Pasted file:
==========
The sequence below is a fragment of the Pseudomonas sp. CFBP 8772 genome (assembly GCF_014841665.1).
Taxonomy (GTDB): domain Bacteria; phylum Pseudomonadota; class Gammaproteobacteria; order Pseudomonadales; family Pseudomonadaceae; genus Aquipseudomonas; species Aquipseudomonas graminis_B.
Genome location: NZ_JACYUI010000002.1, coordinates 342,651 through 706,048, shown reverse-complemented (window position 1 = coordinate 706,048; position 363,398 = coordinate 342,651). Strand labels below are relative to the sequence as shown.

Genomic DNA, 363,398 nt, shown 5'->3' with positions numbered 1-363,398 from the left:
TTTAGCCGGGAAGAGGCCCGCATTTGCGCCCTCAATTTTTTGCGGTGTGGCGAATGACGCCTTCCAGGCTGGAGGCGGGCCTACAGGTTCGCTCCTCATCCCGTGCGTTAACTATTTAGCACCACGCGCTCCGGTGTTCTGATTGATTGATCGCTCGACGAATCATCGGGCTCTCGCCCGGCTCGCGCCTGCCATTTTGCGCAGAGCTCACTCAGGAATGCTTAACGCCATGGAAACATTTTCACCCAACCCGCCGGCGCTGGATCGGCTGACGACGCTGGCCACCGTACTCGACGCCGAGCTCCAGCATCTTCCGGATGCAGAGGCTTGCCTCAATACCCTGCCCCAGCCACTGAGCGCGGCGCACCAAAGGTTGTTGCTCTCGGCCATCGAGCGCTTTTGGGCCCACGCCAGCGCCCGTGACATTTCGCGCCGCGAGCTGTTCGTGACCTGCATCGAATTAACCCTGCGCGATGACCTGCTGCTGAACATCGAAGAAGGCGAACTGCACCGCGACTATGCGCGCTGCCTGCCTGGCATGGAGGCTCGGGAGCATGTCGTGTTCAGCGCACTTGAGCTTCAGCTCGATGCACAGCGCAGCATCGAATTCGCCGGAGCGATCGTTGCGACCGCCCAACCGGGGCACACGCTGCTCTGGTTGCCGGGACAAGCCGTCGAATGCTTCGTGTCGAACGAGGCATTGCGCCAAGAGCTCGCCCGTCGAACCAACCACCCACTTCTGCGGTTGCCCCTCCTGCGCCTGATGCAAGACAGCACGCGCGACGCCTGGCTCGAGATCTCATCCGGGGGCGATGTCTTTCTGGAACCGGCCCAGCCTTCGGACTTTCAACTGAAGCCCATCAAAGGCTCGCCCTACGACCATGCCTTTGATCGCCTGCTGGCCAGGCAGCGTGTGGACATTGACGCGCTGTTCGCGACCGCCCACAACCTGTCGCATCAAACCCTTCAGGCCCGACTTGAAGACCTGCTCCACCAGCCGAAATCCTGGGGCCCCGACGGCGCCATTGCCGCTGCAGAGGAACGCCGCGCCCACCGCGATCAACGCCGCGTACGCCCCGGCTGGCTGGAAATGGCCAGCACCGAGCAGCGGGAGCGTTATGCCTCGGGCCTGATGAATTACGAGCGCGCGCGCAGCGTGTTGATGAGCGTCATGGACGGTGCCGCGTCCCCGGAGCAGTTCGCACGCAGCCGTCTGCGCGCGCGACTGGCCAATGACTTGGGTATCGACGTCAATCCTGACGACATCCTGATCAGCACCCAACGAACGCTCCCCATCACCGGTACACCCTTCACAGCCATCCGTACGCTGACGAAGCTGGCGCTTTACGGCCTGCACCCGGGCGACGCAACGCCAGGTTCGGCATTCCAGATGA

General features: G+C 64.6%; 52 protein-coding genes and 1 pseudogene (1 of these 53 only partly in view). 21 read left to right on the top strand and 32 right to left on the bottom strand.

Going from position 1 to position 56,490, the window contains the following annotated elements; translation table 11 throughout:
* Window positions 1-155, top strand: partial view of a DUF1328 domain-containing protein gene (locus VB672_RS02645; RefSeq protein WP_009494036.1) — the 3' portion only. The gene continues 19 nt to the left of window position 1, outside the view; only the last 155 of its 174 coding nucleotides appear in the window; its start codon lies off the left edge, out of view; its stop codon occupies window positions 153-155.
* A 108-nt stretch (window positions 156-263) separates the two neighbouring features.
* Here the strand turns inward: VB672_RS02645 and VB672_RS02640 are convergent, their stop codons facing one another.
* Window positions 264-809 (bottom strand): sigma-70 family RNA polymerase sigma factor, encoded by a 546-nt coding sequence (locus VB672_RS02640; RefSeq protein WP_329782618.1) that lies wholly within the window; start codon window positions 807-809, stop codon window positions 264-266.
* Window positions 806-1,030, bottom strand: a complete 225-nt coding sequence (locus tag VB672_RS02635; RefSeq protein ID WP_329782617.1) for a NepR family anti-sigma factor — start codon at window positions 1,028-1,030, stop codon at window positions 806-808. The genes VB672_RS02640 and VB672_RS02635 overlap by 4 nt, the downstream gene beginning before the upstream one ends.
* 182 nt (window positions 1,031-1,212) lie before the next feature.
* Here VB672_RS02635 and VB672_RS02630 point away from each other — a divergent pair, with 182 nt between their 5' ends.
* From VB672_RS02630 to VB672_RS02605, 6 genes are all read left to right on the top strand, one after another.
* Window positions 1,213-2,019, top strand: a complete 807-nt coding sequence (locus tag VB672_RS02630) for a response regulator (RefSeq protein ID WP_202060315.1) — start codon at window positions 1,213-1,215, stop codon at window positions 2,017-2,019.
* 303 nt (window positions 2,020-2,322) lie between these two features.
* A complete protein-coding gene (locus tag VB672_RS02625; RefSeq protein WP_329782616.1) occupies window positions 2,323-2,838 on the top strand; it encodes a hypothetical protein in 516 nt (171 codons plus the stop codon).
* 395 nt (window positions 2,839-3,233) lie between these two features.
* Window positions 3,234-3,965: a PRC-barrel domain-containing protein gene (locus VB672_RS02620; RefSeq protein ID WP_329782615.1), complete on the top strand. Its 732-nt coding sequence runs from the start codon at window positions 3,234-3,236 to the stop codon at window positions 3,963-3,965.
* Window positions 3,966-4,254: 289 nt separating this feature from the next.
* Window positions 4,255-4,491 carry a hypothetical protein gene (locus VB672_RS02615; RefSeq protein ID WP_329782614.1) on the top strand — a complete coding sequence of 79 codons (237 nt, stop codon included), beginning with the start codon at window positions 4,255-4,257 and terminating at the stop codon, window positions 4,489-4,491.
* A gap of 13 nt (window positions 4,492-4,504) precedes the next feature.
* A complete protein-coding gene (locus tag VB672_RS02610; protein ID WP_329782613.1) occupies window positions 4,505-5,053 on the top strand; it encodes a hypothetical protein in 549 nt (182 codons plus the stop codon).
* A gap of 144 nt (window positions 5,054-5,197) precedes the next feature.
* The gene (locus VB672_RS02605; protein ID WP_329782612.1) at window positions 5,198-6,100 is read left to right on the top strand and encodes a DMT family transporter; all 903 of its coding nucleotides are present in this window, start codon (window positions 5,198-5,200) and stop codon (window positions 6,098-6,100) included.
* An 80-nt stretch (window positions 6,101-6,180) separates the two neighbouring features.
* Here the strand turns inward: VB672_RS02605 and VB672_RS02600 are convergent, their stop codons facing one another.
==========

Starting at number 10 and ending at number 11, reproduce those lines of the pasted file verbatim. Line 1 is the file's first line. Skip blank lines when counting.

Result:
* Here the strand turns inward: VB672_RS02645 and VB672_RS02640 are convergent, their stop codons facing one another.
* Window positions 264-809 (bottom strand): sigma-70 family RNA polymerase sigma factor, encoded by a 546-nt coding sequence (locus VB672_RS02640; RefSeq protein WP_329782618.1) that lies wholly within the window; start codon window positions 807-809, stop codon window positions 264-266.